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How Can Working Out “Work” For You, No Matter Your Age, Race, Ethnicity or Job

By HERWriter
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I always tell my clients that "energy in, energy out" is the simplest equation to put in place in terms of winning the weight loss battle. In other words, eat less and workout more. But depending on your sex, ethnicity and occupation, that may not always be the case. According to a study at Indiana University, these types of results are only typical primarily for Caucasian women. The study published in the May issue of the Journal of Epidemiology and Community Health sets a precedent as the first study to evaluate specific populations and the relationship between leisure physical activity and obesity. It was conducted by obesity expert Dong-Chul Seo, who looked at 12,000 adults ranging in age from 20-64 years old. The study was also featured on Science Daily with Seo saying “obesity rates in general declined as the amount of weekly leisure time physical activity increased.”

Amongst everyone in the study, Caucasian women saw the most dramatic decrease in weight, especially when the stepped up their activity to comply with the minimum national guidelines for physical activity each week during the study. Those significant results were not consistent for the men in the study or for women of African-American and Hispanic descent. Although Seo reported that some of the Caucasian men saw better results.

Seo concluded that the physical demands in the workplace for both men and Hispanic women could affect how much leisure physical activity they actually do. He touts workplace wellness programs to help fight off obesity due to the many occupational hazards including obesity as a result of being in a sedentary job. The results also showed a decrease in obesity for Hispanic women when their jobs became more physically demanding.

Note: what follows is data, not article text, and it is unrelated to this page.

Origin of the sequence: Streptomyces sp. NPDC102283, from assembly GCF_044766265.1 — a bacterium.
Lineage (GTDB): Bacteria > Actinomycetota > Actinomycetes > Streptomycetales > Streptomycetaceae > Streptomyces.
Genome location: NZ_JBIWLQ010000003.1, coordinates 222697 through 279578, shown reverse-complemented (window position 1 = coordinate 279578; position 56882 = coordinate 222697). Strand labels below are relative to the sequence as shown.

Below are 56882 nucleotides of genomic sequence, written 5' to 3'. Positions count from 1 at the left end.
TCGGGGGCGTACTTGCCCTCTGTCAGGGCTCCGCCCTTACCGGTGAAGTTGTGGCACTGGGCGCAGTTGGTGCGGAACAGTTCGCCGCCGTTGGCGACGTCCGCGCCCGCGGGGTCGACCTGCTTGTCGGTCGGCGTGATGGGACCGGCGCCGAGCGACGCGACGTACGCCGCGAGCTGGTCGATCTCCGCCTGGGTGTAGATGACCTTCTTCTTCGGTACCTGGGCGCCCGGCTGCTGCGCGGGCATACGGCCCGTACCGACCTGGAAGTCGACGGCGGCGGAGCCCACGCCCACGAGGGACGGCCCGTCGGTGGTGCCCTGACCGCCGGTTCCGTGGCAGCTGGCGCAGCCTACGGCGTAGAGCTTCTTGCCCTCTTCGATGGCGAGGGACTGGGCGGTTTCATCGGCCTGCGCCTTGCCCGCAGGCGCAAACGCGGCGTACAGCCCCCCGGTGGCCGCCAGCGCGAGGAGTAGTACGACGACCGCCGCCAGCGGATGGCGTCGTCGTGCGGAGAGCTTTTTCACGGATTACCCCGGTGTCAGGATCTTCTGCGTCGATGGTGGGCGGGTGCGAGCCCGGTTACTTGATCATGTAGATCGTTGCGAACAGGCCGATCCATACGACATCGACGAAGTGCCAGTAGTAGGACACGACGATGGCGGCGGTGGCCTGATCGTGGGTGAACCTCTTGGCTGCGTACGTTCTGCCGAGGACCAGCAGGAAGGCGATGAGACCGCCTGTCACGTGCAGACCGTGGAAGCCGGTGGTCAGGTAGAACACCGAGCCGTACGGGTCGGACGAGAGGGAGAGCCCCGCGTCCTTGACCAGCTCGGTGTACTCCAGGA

Studies show that exercise programs in the workplace has been proven to increase productivity and lower absenteeism. Studies also show that a total approach to fitness will result in making your employees more effective at their jobs, translating into an increase in revenue for your company. A healthy employee has better morale, and is more disciplined.

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We value and respect our HERWriters' experiences, but everyone is different. Many of our writers are speaking from personal experience, and what's worked for them may not work for you. Their articles are not a substitute for medical advice, although we hope you can gain knowledge from their insight.



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